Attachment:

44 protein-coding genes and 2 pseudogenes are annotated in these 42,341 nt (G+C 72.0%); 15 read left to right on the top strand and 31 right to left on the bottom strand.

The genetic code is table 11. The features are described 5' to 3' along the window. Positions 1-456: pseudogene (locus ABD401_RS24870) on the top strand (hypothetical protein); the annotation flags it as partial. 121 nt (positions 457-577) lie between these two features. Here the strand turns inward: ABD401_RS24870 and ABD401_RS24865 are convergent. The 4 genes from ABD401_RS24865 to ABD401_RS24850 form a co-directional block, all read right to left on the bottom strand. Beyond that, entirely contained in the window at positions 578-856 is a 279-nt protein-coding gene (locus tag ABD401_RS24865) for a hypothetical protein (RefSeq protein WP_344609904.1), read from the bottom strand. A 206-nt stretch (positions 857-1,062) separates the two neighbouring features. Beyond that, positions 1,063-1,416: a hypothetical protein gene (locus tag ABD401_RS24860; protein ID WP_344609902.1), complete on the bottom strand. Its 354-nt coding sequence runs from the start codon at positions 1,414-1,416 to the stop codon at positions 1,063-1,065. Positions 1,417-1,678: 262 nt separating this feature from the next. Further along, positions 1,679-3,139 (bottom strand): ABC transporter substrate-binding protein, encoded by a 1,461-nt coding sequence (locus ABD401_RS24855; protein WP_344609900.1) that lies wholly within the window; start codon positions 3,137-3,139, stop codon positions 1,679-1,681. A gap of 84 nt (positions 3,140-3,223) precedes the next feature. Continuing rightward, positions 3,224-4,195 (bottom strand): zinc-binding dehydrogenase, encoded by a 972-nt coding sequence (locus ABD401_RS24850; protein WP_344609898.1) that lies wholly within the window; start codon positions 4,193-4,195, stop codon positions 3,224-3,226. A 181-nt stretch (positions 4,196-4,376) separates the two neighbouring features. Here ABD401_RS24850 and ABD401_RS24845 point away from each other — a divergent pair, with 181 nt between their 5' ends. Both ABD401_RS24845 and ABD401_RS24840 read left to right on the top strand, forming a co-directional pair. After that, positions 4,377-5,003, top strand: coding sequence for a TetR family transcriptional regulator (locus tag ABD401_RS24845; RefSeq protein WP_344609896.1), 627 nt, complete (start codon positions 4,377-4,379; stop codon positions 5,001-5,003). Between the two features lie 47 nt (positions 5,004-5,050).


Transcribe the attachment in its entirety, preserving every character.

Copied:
44 protein-coding genes and 2 pseudogenes are annotated in these 42,341 nt (G+C 72.0%); 15 read left to right on the top strand and 31 right to left on the bottom strand.

The genetic code is table 11. The features are described 5' to 3' along the window. Positions 1-456: pseudogene (locus ABD401_RS24870) on the top strand (hypothetical protein); the annotation flags it as partial. 121 nt (positions 457-577) lie between these two features. Here the strand turns inward: ABD401_RS24870 and ABD401_RS24865 are convergent. The 4 genes from ABD401_RS24865 to ABD401_RS24850 form a co-directional block, all read right to left on the bottom strand. Beyond that, entirely contained in the window at positions 578-856 is a 279-nt protein-coding gene (locus tag ABD401_RS24865) for a hypothetical protein (RefSeq protein WP_344609904.1), read from the bottom strand. A 206-nt stretch (positions 857-1,062) separates the two neighbouring features. Beyond that, positions 1,063-1,416: a hypothetical protein gene (locus tag ABD401_RS24860; protein ID WP_344609902.1), complete on the bottom strand. Its 354-nt coding sequence runs from the start codon at positions 1,414-1,416 to the stop codon at positions 1,063-1,065. Positions 1,417-1,678: 262 nt separating this feature from the next. Further along, positions 1,679-3,139 (bottom strand): ABC transporter substrate-binding protein, encoded by a 1,461-nt coding sequence (locus ABD401_RS24855; protein WP_344609900.1) that lies wholly within the window; start codon positions 3,137-3,139, stop codon positions 1,679-1,681. A gap of 84 nt (positions 3,140-3,223) precedes the next feature. Continuing rightward, positions 3,224-4,195 (bottom strand): zinc-binding dehydrogenase, encoded by a 972-nt coding sequence (locus ABD401_RS24850; protein WP_344609898.1) that lies wholly within the window; start codon positions 4,193-4,195, stop codon positions 3,224-3,226. A 181-nt stretch (positions 4,196-4,376) separates the two neighbouring features. Here ABD401_RS24850 and ABD401_RS24845 point away from each other — a divergent pair, with 181 nt between their 5' ends. Both ABD401_RS24845 and ABD401_RS24840 read left to right on the top strand, forming a co-directional pair. After that, positions 4,377-5,003, top strand: coding sequence for a TetR family transcriptional regulator (locus tag ABD401_RS24845; RefSeq protein WP_344609896.1), 627 nt, complete (start codon positions 4,377-4,379; stop codon positions 5,001-5,003). Between the two features lie 47 nt (positions 5,004-5,050).